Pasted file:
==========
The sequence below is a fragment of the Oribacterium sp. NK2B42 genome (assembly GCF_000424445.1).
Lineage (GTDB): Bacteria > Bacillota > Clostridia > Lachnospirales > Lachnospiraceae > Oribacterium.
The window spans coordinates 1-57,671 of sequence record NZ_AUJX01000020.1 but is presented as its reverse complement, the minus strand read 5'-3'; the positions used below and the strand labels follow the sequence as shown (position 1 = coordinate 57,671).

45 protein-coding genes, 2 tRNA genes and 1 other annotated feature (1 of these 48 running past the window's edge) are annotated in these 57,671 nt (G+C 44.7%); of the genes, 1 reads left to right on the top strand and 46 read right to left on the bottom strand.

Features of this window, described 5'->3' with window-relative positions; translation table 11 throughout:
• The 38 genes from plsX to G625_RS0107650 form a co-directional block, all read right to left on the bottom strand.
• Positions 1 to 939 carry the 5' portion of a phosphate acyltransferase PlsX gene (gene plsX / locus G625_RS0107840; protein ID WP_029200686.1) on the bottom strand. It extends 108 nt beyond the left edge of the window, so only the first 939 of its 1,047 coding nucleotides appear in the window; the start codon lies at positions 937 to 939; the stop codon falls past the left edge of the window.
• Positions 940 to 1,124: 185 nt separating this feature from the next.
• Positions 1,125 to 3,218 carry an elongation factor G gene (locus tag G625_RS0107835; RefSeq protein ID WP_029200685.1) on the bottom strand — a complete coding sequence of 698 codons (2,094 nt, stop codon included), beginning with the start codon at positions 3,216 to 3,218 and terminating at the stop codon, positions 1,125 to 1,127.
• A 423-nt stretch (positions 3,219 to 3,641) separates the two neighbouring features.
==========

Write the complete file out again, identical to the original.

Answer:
The sequence below is a fragment of the Oribacterium sp. NK2B42 genome (assembly GCF_000424445.1).
Lineage (GTDB): Bacteria > Bacillota > Clostridia > Lachnospirales > Lachnospiraceae > Oribacterium.
The window spans coordinates 1-57,671 of sequence record NZ_AUJX01000020.1 but is presented as its reverse complement, the minus strand read 5'-3'; the positions used below and the strand labels follow the sequence as shown (position 1 = coordinate 57,671).

45 protein-coding genes, 2 tRNA genes and 1 other annotated feature (1 of these 48 running past the window's edge) are annotated in these 57,671 nt (G+C 44.7%); of the genes, 1 reads left to right on the top strand and 46 read right to left on the bottom strand.

Features of this window, described 5'->3' with window-relative positions; translation table 11 throughout:
• The 38 genes from plsX to G625_RS0107650 form a co-directional block, all read right to left on the bottom strand.
• Positions 1 to 939 carry the 5' portion of a phosphate acyltransferase PlsX gene (gene plsX / locus G625_RS0107840; protein ID WP_029200686.1) on the bottom strand. It extends 108 nt beyond the left edge of the window, so only the first 939 of its 1,047 coding nucleotides appear in the window; the start codon lies at positions 937 to 939; the stop codon falls past the left edge of the window.
• Positions 940 to 1,124: 185 nt separating this feature from the next.
• Positions 1,125 to 3,218 carry an elongation factor G gene (locus tag G625_RS0107835; RefSeq protein ID WP_029200685.1) on the bottom strand — a complete coding sequence of 698 codons (2,094 nt, stop codon included), beginning with the start codon at positions 3,216 to 3,218 and terminating at the stop codon, positions 1,125 to 1,127.
• A 423-nt stretch (positions 3,219 to 3,641) separates the two neighbouring features.